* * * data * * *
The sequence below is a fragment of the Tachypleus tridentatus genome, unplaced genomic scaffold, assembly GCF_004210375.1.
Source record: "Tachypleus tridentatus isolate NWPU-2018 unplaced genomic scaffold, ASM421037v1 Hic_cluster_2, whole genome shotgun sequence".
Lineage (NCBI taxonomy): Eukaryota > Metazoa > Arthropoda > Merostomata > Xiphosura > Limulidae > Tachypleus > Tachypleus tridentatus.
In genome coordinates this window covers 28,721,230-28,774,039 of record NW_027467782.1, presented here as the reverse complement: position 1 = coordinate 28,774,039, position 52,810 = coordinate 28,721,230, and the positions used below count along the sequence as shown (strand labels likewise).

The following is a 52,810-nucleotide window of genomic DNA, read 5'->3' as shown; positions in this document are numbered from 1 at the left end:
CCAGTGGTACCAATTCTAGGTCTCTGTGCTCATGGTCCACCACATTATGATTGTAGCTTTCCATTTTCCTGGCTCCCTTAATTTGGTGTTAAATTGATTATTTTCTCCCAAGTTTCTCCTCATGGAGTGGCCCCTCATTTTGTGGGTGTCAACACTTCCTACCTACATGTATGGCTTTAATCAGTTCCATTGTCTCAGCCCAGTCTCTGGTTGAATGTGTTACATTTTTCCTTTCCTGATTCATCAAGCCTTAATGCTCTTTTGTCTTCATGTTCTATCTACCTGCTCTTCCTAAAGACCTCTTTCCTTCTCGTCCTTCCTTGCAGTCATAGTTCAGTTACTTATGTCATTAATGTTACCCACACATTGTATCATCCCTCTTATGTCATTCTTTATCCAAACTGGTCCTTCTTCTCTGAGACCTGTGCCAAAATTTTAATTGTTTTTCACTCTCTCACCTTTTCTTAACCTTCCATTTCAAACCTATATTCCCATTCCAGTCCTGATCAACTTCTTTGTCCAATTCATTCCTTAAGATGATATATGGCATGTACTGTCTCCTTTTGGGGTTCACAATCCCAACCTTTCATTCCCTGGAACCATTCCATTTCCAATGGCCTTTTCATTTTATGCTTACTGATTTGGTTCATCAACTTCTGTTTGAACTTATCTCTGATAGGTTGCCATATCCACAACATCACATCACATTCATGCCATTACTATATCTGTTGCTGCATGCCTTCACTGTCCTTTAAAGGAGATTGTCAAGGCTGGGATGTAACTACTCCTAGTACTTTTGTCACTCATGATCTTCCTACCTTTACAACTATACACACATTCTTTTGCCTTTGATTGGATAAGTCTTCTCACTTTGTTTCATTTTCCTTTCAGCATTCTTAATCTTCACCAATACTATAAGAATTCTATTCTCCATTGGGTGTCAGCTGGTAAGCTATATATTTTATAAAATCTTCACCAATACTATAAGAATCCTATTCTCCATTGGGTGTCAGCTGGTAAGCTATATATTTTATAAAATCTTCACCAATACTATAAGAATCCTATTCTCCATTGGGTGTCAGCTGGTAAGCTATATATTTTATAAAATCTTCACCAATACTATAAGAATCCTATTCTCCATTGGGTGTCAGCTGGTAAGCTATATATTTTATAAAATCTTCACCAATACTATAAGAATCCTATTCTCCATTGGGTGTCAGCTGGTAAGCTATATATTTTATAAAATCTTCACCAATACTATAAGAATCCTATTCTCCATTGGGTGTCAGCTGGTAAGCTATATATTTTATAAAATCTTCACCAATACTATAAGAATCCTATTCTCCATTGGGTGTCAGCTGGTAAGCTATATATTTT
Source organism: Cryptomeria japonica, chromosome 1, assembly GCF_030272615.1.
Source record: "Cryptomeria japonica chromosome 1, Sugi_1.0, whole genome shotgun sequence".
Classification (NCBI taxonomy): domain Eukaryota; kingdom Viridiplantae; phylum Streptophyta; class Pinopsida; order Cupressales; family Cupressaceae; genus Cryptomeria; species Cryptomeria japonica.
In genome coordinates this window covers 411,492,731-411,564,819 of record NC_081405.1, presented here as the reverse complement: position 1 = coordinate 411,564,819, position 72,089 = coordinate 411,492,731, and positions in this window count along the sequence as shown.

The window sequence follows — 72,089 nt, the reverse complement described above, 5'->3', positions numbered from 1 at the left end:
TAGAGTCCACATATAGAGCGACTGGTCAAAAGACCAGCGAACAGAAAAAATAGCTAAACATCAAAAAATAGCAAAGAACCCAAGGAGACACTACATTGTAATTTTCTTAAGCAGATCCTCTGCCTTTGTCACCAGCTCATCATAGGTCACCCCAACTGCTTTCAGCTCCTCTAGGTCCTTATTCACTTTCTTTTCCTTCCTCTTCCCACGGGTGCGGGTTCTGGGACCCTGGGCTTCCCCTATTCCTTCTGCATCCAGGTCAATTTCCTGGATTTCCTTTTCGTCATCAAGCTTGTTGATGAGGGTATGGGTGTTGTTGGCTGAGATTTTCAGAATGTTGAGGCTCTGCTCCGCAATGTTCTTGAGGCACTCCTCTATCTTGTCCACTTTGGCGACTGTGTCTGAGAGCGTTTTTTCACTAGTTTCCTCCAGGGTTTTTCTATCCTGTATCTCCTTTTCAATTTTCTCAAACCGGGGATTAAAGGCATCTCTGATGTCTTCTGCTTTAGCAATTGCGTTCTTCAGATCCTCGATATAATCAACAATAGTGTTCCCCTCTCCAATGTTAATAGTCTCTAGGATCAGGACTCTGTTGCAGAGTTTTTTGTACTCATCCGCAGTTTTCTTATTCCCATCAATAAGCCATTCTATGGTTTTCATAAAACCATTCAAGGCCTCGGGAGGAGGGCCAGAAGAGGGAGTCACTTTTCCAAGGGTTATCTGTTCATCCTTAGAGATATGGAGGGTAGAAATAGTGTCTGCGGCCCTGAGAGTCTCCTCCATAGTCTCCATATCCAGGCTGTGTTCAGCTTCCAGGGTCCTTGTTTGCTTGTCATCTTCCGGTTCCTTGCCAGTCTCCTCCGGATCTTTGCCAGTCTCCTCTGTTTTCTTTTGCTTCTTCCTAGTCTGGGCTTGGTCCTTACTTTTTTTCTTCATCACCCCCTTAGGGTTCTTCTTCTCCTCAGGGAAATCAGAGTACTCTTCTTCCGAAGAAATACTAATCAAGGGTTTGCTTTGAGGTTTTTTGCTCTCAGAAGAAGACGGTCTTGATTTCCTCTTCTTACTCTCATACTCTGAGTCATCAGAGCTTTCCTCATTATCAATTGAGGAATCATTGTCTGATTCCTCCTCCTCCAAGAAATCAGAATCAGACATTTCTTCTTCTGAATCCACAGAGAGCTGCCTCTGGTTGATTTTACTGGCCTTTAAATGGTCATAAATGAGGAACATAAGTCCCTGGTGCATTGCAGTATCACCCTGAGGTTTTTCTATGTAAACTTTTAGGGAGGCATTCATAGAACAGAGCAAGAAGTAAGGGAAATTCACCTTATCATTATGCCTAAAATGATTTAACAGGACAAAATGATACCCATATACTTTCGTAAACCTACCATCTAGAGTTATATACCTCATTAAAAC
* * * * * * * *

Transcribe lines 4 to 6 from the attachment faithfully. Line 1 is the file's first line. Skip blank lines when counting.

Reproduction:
In genome coordinates this window covers 28,721,230-28,774,039 of record NW_027467782.1, presented here as the reverse complement: position 1 = coordinate 28,774,039, position 52,810 = coordinate 28,721,230, and the positions used below count along the sequence as shown (strand labels likewise).

The following is a 52,810-nucleotide window of genomic DNA, read 5'->3' as shown; positions in this document are numbered from 1 at the left end:
CCAGTGGTACCAATTCTAGGTCTCTGTGCTCATGGTCCACCACATTATGATTGTAGCTTTCCATTTTCCTGGCTCCCTTAATTTGGTGTTAAATTGATTATTTTCTCCCAAGTTTCTCCTCATGGAGTGGCCCCTCATTTTGTGGGTGTCAACACTTCCTACCTACATGTATGGCTTTAATCAGTTCCATTGTCTCAGCCCAGTCTCTGGTTGAATGTGTTACATTTTTCCTTTCCTGATTCATCAAGCCTTAATGCTCTTTTGTCTTCATGTTCTATCTACCTGCTCTTCCTAAAGACCTCTTTCCTTCTCGTCCTTCCTTGCAGTCATAGTTCAGTTACTTATGTCATTAATGTTACCCACACATTGTATCATCCCTCTTATGTCATTCTTTATCCAAACTGGTCCTTCTTCTCTGAGACCTGTGCCAAAATTTTAATTGTTTTTCACTCTCTCACCTTTTCTTAACCTTCCATTTCAAACCTATATTCCCATTCCAGTCCTGATCAACTTCTTTGTCCAATTCATTCCTTAAGATGATATATGGCATGTACTGTCTCCTTTTGGGGTTCACAATCCCAACCTTTCATTCCCTGGAACCATTCCATTTCCAATGGCCTTTTCATTTTATGCTTACTGATTTGGTTCATCAACTTCTGTTTGAACTTATCTCTGATAGGTTGCCATATCCACAACATCACATCACATTCATGCCATTACTATATCTGTTGCTGCATGCCTTCACTGTCCTTTAAAGGAGATTGTCAAGGCTGGGATGTAACTACTCCTAGTACTTTTGTCACTCATGATCTTCCTACCTTTACAACTATACACACATTCTTTTGCCTTTGATTGGATAAGTCTTCTCACTTTGTTTCATTTTCCTTTCAGCATTCTTAATCTTCACCAATACTATAAGAATTCTATTCTCCATTGGGTGTCAGCTGGTAAGCTATATATTTTATAAAATCTTCACCAATACTATAAGAATCCTATTCTCCATTGGGTGTCAGCTGGTAAGCTATATATTTTATAAAATCTTCACCAATACTATAAGAATCCTATTCTCCATTGGGTGTCAGCTGGTAAGCTATATATTTTATAAAATCTTCACCAATACTATAAGAATCCTATTCTCCATTGGGTGTCAGCTGGTAAGCTATATATTTTATAAAATCTTCACCAATACTATAAGAATCCTATTCTCCATTGGGTGTCAGCTGGTAAGCTATATATTTTATAAAATCTTCACCAATACTATAAGAATCCTATTCTCCATTGGGTGTCAGCTGGTAAGCTATATATTTTATAAAATCTTCACCAATACTATAAGAATCCTATTCTCCATTGGGTGTCAGCTGGTAAGCTATATATTTT